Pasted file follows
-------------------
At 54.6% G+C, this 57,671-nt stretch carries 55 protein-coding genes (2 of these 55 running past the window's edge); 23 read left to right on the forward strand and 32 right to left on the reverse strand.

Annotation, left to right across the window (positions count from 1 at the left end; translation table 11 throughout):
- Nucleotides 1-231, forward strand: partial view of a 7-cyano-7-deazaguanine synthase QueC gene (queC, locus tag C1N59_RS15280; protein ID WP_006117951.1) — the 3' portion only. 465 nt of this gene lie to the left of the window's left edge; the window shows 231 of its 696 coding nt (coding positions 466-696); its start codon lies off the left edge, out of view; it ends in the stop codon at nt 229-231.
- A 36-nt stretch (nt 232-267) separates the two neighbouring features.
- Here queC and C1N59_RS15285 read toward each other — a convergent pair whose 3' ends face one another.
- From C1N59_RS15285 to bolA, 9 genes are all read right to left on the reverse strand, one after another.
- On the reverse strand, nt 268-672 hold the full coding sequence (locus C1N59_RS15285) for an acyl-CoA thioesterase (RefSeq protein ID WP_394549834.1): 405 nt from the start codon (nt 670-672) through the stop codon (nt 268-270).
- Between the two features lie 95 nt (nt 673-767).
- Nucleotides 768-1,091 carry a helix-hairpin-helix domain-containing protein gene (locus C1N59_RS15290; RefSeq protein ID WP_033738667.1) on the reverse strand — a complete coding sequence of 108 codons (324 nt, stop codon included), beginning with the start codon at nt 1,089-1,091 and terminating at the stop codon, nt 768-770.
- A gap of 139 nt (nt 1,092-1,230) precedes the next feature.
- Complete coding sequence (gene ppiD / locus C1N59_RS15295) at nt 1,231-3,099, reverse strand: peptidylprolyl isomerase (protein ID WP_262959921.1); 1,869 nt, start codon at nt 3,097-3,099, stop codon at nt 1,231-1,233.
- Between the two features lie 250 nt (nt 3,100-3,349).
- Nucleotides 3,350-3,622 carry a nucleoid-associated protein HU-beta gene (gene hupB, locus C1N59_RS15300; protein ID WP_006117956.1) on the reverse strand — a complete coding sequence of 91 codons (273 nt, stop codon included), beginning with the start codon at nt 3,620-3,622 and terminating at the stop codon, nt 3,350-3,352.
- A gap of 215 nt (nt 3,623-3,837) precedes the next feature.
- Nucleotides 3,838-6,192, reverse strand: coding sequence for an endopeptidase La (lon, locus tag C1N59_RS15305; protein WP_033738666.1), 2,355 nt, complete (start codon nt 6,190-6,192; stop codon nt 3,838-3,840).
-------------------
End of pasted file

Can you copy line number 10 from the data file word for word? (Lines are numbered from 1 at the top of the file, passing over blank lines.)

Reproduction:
- A gap of 139 nt (nt 1,092-1,230) precedes the next feature.